Analysis of Potential Impacts of Climate Change and Deforestation on Surface Water Yields from the Mau Forest Complex Catchments in Kenya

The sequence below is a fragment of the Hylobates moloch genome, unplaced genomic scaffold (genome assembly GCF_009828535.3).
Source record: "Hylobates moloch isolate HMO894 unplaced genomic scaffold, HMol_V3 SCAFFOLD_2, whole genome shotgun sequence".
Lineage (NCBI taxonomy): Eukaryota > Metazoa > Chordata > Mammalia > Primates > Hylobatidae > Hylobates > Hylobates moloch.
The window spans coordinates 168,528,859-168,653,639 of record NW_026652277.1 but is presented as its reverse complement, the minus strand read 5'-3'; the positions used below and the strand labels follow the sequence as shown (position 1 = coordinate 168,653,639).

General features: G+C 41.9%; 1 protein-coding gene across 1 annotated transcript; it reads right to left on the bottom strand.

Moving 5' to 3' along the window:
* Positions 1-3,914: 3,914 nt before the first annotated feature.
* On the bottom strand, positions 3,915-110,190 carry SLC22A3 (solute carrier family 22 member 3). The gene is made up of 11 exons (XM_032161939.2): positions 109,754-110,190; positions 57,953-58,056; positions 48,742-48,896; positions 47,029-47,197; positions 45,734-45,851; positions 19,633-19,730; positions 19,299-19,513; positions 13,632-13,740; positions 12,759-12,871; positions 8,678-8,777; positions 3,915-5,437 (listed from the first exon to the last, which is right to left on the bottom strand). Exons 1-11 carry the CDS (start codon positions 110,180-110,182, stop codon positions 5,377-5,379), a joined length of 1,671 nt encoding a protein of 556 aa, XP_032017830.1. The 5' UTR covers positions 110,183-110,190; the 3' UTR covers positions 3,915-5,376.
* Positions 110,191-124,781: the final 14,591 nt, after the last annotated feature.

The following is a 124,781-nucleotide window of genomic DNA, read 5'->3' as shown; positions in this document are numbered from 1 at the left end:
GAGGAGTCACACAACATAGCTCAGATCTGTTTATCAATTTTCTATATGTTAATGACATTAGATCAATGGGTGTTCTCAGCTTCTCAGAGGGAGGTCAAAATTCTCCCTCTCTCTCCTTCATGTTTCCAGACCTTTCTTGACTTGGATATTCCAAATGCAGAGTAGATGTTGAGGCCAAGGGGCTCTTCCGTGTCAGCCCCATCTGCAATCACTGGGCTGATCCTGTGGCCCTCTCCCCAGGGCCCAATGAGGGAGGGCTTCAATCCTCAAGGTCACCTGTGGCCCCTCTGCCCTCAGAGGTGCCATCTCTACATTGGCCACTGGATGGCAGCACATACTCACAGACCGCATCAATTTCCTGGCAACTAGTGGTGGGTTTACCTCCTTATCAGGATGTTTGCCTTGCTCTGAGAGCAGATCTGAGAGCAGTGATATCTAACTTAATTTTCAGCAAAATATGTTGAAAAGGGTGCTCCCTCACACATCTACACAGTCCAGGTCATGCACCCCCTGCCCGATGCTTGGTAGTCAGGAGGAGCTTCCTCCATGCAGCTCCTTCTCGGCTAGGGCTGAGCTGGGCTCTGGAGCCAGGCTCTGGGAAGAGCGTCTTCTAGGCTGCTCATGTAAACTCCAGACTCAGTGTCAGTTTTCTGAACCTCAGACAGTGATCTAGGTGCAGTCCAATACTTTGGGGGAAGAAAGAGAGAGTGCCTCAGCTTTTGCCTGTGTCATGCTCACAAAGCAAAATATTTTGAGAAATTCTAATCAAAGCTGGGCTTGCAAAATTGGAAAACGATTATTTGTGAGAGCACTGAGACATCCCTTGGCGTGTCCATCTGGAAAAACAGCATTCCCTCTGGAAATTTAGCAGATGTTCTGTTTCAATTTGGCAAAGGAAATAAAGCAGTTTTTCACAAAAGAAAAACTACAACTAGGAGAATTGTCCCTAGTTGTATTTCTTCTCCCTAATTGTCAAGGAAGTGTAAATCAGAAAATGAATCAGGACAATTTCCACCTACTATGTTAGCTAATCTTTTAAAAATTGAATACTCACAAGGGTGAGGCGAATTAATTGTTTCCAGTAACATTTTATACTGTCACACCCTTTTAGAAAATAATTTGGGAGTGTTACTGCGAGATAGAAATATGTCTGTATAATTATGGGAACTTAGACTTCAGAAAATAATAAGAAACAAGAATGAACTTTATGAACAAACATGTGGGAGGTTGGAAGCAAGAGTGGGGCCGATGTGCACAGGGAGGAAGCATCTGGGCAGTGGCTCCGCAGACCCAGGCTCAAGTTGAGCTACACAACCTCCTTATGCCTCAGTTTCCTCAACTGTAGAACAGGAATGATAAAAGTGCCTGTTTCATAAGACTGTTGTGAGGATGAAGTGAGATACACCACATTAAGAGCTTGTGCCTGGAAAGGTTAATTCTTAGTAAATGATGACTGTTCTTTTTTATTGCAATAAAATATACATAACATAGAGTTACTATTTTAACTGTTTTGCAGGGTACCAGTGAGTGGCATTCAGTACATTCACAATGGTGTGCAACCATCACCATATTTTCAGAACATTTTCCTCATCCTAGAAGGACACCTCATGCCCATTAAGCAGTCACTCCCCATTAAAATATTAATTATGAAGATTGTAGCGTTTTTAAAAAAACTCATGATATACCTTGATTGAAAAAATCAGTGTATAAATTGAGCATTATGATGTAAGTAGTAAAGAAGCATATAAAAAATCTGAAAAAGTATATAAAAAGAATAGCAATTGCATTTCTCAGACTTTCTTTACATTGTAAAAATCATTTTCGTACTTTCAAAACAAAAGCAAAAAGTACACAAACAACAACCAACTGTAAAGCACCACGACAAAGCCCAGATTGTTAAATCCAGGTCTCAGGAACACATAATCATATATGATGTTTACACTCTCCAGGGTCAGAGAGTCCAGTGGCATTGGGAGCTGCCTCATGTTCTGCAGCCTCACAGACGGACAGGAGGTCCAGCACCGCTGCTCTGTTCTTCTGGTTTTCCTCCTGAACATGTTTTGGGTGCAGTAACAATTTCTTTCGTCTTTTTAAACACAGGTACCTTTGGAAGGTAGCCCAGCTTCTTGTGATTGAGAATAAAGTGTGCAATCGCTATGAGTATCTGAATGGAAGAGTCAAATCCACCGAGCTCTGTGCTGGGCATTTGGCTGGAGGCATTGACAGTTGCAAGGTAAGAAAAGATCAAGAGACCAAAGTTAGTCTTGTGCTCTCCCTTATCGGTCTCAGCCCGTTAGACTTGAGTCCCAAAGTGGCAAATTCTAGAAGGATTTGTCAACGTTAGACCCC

This study focuses on an in-depth understanding of the extent to which climate change and deforestation impact on the surface water yields in the Mau forest complex, the largest of the five water towers in Kenya. The forest complex forms the source of important national and international rivers including Sondu, Nyando, the Nile, Mara and Ewaso Ng‟iro which are economic life lines for three sectors of the country‟s economy: Tourism, Agriculture, and Energy. Demand for more arable land to support the area‟s growing population has led to large tracts previously preserved as gazetted forests being excised since late 1940s which has affected the hydrology of the water tower. The study analysed the past climate and forest cover changes and modelled future changes in climate and the extent to which these changes impact on the surface water yields in this region. Potential impacts of climate change and deforestation on surface water yields were analysed using a modelling approach in which observed and projected climate outputs from a regional climate model, commonly referred to as PRECIS, which stands for Providing Regional Climate for Impacts Studies, and changes in forest cover were used to drive a hydrologic model, the Soil and Water Assessment Tool (SWAT). Outputs from SWAT were used to assess the impacts of changes in climate and forest cover on the surface water yields from the Mau forest complex water tower as exemplified by changes in river flow volumes. The study analysed historical climate, forest cover and streamflow changes that have taken place within these catchments with a focus on South West Mau forest block located within Sondu River basin. Projections of future climates under the Special Report on Emissions Scenarios (SRES) A2 emissions scenario were obtained from the third generation Hadley Centre Regional Climate model (HadRM3) using PRECIS regional climate model while Landuse/Landcover (LULC) changes were obtained from LANDSAT satellite image analysis using supervised classification methods. It was shown from the analyses of historical data that the climate of the area has progressively become warmer and wetter since the 1970s. Analysis of temperature and rainfall indicated increasing trends while streamflow indicated a decreasing trend. Analysis of forest cover indicated increasing deforestation trends over the Mau forest complex of about 27% between 1973 and 2010. Analyses of mean daily maximum and minimum temperatures indicate that days and nights in this area have become warmer since the 1961-1990 baseline period by about 0.5˚C and 0.4˚C respectively. In the same period monthly rainfall distribution has shown increasing trends in the relatively dry DJF and SON seasons which have become wetter by about 7.5% and 9.2 respectively, and decreasing trends in the relatively wet MAM and JJA seasons which have become drier by about 2.2% and 4.5% respectively. The changes in the distribution of monthly rainfall translate into redistribution of seasonal water yields from the catchments. Analysis of projected temperature and rainfall shows strong indications that the climate of the area will significantly change in future under the SRES A2 emissions scenario with warmer and wetter climates being experienced by 2030 and beyond. The annual average temperatures and rainfall are expected to change by about 2.7˚C and 4.7% respectively by 2030, and by 4.7˚C and 18.9% respectively by 2050, relative to the baseline. The projected monthly rainfall distribution show increasing trends in the relatively dry DJF and SON seasons while showing decreasing trends in the relatively wet MAM and JJA seasons. Simulated water yields under climate change at the baseline forest cover scenario show an increasing trend but show decreasing trends as forest cover over South West Mau forest block diminishes. Projected water yields in 2010s and 2030s indicate a decreasing trend in potential water yields of about 0.69 MCM/yr in 2010s and 0.71 MCM/ yr in 2030s Results of the study indicate that indeed deforestation of the Mau forest catchment has notable impacts on water yields from the water tower. The study has shown that the overall impacts of climate change coupled with deforestation on the water yielding capacity of the Mau forest catchments will be a reduction in the potential annual water yields in the range of 15% and 16% per decade of the baseline yields to between 28% and 45% in 2010s and between 31% and 50% in 2030s respectively. Results of this study have provided useful insights into the impacts of climate change and deforestation on surface water yields which can be used to inform short, medium to long term planning of water resources. The results, methods and products of the study should be incorporated in the mainstream economic development strategies especially in the development of the national water resources master plan. To ensure adequate flow in rivers from this important water tower to sustain both the socio-economic and environmental uses, it is recommended that efforts to rehabilitate the Mau forest complex be stepped up and sustained.